Crossing the Crystal Bridges | Rock Candy

Crossing the Crystal Bridges



I wanted to post some of the pictures I took today with a little Canon powershot at the Crystal Bridges Museum of American Art media tour. They're not fancy, but they'll give you some idea of progress at the museum site at Bentonville.

Alice Walton has bankrolled the construction of these several buildings, which cover seven acres. Some 200 to 300 workers are on site, depending on what's happening, and three huge cranes, one 225 feet tall, are set about the site. The structure alone is astonishing, never mind the many millions of dollars worth of fine art that will go inside. (And yes, to answer the commenter on the Arkansas Blog, it would have been an incredible boon to Arkansas had the legislature not exempted the museum acquisitions from the state sales tax.)

Look at the images here and give me your best guess when the museum will be complete. No one was saying today, though director Don Bacigalupi said they were still shooting for late 2011, early 2012. My guess? Late 2012.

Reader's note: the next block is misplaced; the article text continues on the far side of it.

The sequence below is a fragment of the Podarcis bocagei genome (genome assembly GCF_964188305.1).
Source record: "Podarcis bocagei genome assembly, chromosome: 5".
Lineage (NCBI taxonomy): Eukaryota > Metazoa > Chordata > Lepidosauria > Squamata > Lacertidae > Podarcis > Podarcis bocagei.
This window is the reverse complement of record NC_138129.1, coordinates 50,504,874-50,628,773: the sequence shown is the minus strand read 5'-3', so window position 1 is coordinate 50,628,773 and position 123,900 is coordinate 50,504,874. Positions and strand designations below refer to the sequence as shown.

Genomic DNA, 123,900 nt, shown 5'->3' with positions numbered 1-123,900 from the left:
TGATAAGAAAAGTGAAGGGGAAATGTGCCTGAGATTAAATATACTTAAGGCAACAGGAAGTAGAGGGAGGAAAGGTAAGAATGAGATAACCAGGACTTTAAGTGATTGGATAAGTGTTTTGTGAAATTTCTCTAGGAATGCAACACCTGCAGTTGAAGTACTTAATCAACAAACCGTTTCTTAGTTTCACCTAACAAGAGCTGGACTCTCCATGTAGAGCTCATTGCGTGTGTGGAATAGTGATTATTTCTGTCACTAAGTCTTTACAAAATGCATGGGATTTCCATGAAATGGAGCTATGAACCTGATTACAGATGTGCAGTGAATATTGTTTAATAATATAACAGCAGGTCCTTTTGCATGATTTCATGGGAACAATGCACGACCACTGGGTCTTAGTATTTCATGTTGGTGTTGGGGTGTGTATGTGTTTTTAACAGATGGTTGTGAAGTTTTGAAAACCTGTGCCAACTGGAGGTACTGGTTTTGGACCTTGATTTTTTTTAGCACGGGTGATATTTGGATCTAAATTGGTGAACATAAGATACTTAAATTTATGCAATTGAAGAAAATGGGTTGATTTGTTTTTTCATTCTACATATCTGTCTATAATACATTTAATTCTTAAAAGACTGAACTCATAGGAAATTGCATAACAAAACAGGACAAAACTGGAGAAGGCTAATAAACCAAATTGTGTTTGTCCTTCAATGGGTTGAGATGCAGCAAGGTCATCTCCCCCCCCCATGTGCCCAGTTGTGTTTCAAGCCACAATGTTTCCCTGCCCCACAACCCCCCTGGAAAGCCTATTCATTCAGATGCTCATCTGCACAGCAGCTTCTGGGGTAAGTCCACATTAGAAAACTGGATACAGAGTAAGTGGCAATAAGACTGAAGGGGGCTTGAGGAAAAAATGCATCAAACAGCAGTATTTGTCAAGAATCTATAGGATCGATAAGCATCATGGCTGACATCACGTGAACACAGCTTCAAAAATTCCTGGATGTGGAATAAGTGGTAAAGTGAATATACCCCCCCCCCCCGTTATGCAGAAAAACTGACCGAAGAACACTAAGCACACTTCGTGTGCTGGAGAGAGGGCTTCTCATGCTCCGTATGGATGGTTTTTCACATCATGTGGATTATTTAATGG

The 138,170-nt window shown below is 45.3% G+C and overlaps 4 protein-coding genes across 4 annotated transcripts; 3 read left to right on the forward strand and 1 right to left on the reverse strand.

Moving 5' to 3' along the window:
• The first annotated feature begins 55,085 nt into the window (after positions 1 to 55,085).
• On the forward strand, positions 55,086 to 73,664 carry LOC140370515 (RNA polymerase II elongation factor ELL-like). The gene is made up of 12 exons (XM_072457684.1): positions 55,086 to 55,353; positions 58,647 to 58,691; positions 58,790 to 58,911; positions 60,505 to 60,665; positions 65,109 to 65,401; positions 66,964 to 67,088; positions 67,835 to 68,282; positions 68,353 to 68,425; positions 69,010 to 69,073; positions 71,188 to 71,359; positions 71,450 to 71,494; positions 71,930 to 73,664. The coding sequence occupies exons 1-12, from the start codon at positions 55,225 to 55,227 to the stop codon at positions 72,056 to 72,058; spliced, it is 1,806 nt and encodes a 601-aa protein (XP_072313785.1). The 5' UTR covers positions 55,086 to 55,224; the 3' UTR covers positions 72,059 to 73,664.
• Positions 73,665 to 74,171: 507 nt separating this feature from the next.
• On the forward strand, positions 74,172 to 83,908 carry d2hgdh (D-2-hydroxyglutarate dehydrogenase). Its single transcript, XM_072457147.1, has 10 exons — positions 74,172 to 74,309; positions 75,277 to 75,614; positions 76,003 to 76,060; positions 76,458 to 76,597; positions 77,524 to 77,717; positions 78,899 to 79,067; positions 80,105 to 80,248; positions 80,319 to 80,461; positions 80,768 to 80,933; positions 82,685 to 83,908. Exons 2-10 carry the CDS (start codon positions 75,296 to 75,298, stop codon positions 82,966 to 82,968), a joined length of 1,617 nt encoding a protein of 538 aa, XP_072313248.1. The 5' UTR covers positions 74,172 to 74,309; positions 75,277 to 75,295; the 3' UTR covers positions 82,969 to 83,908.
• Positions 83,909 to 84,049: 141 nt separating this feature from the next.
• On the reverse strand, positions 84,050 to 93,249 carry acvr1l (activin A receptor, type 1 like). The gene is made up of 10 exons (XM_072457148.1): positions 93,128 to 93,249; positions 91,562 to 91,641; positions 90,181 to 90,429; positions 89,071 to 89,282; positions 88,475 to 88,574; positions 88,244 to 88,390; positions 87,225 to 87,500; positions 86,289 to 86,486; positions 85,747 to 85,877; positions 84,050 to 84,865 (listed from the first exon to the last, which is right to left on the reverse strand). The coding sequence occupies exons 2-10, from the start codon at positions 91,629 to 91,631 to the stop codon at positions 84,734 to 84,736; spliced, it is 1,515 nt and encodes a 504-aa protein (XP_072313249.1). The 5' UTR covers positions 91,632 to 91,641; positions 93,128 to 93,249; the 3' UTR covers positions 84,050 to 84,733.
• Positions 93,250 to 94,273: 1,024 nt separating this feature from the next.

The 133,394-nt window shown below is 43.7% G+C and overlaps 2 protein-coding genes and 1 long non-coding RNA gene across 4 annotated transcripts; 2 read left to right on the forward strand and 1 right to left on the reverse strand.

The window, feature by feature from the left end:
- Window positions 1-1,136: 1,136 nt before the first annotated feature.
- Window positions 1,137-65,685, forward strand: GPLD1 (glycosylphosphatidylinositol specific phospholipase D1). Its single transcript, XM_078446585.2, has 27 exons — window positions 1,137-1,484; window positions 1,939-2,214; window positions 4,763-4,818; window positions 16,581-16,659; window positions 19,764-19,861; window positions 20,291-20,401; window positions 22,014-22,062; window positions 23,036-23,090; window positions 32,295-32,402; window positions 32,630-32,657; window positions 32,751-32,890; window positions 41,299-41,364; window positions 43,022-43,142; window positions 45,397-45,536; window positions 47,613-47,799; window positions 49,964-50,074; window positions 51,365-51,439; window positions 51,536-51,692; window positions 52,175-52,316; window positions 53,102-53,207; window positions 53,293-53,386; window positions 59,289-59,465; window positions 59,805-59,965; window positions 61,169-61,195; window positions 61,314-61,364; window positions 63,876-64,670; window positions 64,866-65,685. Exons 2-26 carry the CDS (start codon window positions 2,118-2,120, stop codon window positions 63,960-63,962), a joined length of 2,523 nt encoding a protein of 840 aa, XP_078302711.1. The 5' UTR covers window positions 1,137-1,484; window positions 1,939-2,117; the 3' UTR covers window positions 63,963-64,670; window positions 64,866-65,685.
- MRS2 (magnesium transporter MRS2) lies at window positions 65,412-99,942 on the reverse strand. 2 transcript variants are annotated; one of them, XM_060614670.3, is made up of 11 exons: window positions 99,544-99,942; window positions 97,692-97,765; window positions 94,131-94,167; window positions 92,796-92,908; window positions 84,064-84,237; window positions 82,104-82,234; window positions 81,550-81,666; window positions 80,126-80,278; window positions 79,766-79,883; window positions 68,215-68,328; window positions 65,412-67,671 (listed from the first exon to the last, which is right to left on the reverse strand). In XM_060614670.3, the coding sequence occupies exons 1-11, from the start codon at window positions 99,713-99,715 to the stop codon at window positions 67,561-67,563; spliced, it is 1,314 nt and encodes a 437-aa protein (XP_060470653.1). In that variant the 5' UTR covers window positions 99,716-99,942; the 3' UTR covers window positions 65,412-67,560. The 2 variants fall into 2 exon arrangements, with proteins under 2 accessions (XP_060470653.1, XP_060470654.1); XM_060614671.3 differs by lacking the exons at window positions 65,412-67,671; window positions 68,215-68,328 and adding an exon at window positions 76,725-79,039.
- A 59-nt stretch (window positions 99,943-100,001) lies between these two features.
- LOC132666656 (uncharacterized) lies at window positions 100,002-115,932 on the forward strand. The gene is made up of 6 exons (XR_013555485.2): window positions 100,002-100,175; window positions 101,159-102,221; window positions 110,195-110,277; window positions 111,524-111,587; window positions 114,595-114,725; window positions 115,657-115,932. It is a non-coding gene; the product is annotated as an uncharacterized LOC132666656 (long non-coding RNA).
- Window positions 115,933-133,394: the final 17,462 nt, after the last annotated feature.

Above is a view of one of the gallery building on the western side of the complex. Pools of water separate it from the buildings on the east side. This shot was taken from what will be the library on the third floor of a building just south of the entrance and across the water. The concrete bridge piers shown here will act as weirs to control the water levels in the pools.


Two museums on the eastern side of the CB ponds will hold the earliest art; a counterclockwise trip through the galleries will progress through time. The galleries are connected by bridges; Bacigalupi joked that the one shown here between the galleries is the "bridge to the 19th century," to use what he called a "Clintonian metaphor." The structures shown on the right at the entry lobby and library/admininstration/temporary gallery building to the right.


The first photo above was shot from the third floor (not yet glassed in) of this library/administration building on the east side south of the first galleries. The library is on that floor; temporary exhibits of contemporary art will be on the first; offices on second.The library will hold "the world's largest collection of color plate books," Bacigalupi said, and 50,000 volumes on American art. Librarian Catherine Petersen is now on board.

Not shown is the gift shop, being designed by UA architecture chair Marlon Blackwell.

More to come tomorrow.

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